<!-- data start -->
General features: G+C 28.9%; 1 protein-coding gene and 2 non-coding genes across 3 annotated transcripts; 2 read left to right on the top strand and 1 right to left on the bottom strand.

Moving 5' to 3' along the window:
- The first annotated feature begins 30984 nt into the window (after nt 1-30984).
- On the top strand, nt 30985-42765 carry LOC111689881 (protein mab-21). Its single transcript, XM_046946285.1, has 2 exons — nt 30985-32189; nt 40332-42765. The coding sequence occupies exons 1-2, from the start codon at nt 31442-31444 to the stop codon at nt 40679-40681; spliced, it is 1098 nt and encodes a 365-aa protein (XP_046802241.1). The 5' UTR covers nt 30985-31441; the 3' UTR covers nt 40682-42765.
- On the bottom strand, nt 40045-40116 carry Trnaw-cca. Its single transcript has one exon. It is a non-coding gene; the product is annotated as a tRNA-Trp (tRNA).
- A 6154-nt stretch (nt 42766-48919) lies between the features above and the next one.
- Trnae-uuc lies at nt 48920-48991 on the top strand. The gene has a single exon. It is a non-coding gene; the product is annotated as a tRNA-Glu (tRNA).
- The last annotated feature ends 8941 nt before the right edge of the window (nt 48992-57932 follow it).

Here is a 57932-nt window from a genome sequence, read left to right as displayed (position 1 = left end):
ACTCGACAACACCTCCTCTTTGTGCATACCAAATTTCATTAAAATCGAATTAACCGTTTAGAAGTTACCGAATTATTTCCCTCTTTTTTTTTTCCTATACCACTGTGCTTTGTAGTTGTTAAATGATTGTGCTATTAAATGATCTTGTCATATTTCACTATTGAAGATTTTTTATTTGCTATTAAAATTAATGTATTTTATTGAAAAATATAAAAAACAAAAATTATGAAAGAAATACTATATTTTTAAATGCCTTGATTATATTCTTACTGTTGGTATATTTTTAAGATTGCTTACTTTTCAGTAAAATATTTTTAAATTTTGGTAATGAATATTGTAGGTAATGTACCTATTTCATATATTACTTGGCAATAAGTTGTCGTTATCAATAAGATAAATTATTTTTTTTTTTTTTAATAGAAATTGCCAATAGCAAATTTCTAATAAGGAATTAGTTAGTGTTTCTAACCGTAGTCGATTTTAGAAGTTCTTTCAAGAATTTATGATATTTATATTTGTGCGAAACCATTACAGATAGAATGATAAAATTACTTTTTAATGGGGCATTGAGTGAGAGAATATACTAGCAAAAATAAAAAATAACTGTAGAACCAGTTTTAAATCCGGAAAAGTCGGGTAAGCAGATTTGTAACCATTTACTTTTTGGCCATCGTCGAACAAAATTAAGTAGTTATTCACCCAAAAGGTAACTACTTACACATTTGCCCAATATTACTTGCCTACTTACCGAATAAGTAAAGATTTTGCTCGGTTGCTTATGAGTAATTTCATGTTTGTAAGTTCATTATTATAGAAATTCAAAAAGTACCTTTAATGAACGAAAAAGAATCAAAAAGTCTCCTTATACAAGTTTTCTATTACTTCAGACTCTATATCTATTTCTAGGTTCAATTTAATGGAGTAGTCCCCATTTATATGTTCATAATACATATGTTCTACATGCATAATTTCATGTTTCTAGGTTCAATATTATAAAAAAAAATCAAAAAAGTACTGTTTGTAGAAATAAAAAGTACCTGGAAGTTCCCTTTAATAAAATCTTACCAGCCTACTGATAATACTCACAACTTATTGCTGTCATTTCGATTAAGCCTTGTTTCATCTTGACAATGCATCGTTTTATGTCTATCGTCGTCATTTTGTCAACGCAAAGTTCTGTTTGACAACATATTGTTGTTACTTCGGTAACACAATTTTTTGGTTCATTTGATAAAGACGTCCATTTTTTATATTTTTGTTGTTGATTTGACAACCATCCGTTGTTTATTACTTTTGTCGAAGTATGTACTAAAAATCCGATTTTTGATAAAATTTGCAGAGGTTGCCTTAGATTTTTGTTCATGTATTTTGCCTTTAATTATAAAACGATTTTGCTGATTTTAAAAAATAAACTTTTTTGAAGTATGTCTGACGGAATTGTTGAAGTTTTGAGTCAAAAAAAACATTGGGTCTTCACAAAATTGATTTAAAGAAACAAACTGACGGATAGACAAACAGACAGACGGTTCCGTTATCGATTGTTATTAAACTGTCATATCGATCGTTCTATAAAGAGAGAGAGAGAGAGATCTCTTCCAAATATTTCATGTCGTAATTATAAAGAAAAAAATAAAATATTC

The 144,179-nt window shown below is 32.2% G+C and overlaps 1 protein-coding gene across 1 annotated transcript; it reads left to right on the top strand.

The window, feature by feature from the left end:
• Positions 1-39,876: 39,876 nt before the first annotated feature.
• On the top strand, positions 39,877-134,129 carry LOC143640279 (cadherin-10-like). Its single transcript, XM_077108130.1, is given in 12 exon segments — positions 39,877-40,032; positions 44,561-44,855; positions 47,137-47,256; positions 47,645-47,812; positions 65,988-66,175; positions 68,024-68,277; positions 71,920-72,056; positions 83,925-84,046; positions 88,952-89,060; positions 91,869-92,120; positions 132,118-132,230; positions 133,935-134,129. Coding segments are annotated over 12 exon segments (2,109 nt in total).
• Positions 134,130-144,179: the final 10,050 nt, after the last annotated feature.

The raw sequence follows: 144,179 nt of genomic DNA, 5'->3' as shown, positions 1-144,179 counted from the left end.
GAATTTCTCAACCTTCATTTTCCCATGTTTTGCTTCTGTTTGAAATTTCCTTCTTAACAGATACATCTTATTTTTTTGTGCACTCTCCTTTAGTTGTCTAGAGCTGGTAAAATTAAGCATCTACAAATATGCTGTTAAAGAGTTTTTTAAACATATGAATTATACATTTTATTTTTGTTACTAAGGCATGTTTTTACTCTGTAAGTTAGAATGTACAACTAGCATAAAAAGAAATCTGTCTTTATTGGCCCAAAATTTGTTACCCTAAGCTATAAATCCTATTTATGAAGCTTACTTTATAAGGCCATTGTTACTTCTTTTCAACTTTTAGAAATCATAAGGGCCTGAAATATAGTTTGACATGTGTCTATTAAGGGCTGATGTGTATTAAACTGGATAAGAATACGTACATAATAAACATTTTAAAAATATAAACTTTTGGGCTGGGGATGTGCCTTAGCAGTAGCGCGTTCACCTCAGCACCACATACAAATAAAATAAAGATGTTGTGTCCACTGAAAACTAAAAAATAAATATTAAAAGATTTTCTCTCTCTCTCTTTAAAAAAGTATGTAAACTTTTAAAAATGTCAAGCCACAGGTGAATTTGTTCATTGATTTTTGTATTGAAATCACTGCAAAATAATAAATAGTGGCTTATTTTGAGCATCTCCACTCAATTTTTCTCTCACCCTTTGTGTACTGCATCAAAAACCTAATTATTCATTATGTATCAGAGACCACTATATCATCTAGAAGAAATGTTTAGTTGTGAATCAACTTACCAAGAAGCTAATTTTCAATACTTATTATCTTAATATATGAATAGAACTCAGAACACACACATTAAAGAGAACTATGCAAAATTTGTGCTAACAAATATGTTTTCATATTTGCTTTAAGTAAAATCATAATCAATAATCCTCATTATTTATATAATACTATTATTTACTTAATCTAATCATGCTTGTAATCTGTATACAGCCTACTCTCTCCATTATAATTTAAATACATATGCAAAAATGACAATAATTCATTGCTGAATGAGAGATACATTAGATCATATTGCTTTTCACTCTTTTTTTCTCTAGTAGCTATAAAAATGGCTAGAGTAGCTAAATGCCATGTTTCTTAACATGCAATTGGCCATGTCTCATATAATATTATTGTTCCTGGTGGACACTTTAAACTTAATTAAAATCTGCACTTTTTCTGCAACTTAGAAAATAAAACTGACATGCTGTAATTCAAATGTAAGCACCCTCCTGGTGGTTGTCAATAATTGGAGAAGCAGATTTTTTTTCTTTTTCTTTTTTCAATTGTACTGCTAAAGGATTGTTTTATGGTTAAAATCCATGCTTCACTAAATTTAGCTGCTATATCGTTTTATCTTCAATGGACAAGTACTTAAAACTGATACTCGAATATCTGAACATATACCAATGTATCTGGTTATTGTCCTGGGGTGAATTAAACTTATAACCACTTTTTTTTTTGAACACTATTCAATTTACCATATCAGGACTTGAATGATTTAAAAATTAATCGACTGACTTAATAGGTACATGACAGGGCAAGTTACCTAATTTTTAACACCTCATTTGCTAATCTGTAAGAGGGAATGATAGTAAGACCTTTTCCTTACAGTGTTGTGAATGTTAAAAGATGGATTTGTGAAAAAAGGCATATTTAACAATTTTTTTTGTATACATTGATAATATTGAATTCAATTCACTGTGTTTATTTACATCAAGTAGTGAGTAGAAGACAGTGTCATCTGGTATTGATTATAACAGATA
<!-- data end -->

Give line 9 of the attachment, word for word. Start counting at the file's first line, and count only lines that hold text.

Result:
Here is a 57932-nt window from a genome sequence, read left to right as displayed (position 1 = left end):